I could see why. The sound I heard was, in a word, majestic. Other apt descriptors would be substantial, muscular, and clean, even at high volume. “The better a system’s sound quality,” Serge said. “The more you can raise the volume because you’re hearing less noise.” There was a pristine purity to the sound that seemed to allow echoes and harmonic trails to fade away at their leisure into the furthest reaches of a very wide soundstage.
On a track by Adele where the singer is accompanied only by her piano, her voice hung solidly between the speakers, her every vocal intonation seemingly etched in space. The piano had realistic size, weight, and presence, as I imagined a real piano might sound like if it were right there in this room with me.
If you like bass, this system, which combines 10 woofers, including the Focals’ four and the six from a 4500W, 7Hz-plumbing Paradigm Signature SUB 2 subwoofer ($13125), can produce prodigious amounts of it. Electronic tracks at high volume energized the room with bass whomps and tremors the neighbors must have felt. Even so, the bass never seemed bloated. If it was on the recording, it was in the room. The listening experience was invigorating.
After the music ended and I’d caught my breath, I asked Serge which of his components had improved the sound of his system the most. The “Focals, then the NAIM front end: a NS01 server ($6500), ND 555 DAC / streamer ($25,000), and 555 PS DR external power supply ($15,000).”
Did he generally consider speakers to be more important to the sound than the source? “Everything starts at the source,” he said. “You can have great speakers but if your source is average, your speakers can’t restore information your source can’t deliver.” Speaking of sources, I wondered out loud why he didn’t have a vinyl setup. “With the Naim, I don’t miss vinyl.” Also mentioned among his favorite products was his Paradigm subwoofer, which, I imagined, would also be well-suited to those times when you want to invite friends over for a rave.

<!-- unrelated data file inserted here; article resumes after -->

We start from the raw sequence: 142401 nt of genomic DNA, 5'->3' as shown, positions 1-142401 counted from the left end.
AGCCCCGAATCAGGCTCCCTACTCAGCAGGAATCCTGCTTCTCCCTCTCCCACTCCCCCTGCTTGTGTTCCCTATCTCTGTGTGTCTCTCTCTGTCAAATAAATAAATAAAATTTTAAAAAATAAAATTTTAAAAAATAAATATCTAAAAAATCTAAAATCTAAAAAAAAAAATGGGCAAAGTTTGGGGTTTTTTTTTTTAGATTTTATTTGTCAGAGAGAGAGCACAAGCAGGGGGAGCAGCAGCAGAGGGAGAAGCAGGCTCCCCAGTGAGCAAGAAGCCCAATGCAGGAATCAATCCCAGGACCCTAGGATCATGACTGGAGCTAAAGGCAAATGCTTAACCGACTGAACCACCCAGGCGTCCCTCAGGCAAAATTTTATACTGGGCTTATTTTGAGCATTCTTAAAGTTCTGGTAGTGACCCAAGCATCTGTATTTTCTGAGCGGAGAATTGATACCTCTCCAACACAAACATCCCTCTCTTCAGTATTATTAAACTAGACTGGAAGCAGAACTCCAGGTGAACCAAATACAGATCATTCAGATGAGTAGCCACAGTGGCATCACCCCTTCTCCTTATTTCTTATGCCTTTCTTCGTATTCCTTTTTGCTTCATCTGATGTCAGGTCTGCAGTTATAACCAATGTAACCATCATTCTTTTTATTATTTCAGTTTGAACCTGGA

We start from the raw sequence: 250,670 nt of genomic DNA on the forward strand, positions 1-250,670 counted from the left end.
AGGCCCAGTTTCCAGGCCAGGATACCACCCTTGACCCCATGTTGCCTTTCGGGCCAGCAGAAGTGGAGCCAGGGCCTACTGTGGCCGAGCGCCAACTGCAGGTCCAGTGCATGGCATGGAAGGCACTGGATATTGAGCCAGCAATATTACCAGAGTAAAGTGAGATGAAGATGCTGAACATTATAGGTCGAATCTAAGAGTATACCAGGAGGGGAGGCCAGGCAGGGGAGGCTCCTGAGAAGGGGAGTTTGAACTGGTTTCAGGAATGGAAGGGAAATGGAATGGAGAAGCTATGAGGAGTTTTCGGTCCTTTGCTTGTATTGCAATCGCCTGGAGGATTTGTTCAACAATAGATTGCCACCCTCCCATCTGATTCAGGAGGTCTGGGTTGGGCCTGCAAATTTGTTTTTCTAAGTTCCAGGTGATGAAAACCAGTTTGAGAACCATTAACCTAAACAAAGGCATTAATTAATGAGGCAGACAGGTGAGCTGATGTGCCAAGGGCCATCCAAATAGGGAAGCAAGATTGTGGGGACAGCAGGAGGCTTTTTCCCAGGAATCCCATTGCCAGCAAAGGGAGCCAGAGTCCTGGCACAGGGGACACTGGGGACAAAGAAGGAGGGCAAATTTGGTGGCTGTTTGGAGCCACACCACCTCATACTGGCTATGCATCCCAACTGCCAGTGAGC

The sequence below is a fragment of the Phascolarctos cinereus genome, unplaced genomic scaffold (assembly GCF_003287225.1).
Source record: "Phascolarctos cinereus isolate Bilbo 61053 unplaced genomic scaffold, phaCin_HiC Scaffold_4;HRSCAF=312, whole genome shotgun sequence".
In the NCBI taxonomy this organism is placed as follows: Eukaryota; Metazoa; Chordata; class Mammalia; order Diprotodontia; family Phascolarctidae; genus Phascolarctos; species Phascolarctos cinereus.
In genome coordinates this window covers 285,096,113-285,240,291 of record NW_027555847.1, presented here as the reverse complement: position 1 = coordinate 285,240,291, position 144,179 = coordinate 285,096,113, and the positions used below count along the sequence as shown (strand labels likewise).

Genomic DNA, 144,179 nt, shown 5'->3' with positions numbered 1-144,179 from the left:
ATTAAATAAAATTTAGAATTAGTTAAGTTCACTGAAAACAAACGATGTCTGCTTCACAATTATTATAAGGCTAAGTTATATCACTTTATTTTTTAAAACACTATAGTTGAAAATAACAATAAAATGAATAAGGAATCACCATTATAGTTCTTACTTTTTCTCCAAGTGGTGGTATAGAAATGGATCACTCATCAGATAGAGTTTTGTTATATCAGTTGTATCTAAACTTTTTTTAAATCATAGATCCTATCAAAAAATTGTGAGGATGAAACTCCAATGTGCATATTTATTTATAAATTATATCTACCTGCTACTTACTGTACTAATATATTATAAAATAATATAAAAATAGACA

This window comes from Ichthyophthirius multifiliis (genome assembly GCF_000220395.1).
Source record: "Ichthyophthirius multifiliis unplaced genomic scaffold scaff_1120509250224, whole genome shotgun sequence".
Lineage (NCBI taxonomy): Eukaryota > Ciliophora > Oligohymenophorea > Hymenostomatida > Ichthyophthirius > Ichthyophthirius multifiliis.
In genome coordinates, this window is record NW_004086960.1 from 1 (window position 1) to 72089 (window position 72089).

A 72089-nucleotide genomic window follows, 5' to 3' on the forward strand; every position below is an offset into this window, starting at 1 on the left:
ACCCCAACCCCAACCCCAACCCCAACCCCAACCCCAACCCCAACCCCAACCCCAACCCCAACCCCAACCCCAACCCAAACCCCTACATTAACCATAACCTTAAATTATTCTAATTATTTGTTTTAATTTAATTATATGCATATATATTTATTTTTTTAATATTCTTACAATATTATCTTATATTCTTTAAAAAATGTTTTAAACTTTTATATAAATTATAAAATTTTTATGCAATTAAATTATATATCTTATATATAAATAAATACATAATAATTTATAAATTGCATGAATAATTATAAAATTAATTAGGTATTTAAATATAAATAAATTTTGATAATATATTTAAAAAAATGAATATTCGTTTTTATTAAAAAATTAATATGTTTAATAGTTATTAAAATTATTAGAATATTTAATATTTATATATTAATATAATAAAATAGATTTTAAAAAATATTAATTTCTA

Aside from AC-related products, were there tweaks he’s tried that were especially effective? “Inovaudio decouplers ($40/ea.) under the speakers. After I’d installed them and played music, my wife yelled from the other room: ‘What did you do? The voice sounds so much better’.”
Did he have any sage advice about the hobby to share? “Don’t do like my uncle, who bought a 6-cylinder Mustang to save money only to later regret not having bought the 8-cylinder version. Don’t underspend on your audio system. Spend more to get more. Not only will it result in better performance, but your product will be easier to sell on the used market.”
Final words? “Whatever you do, don’t underestimate clean AC power!”
If you have a system you’d like to talk about in our “No, I have the best system in the world!” series, let us know by dropping us a line here.
- 2 Anthem Statement monoblocs Series M1 $4590/ea.
- 1 Anthem STR preamp $5250
- 1 Paradigm Subwoofer 2 $13,125
- 1 pair of Focal Utopia Maestro speakers $100,000
- 1 Naim NS01 Server $6500.00
- 1 Naim ND 555 DAC / Streamer $25000
- 1 Naim 555 PS DR Power Supply $15,000
- 1 DR Acoustics Antigone AC conditioner $7495
- 1 DR Acoustics Creon AC Conditioner $3995
- 1 DR Acoustics Antigone Pegasus Extreme Power Cable $5695
- Various DR Acoustics Red Fire Ultra Cables $various
- 1 25ft DR Acoustics XLR Delta Subwoofer Cable $2995
- 1 DR Acoustique Cable RCA 25 Pieds Classe Delta $2995
- Acoustic Panels by Acoustique Alain Provencher $20,000
- Various Furutech AC Line Power Accessories $various
- 17 Inovaudio decouplers under the equipment and stand shelves $40/ea.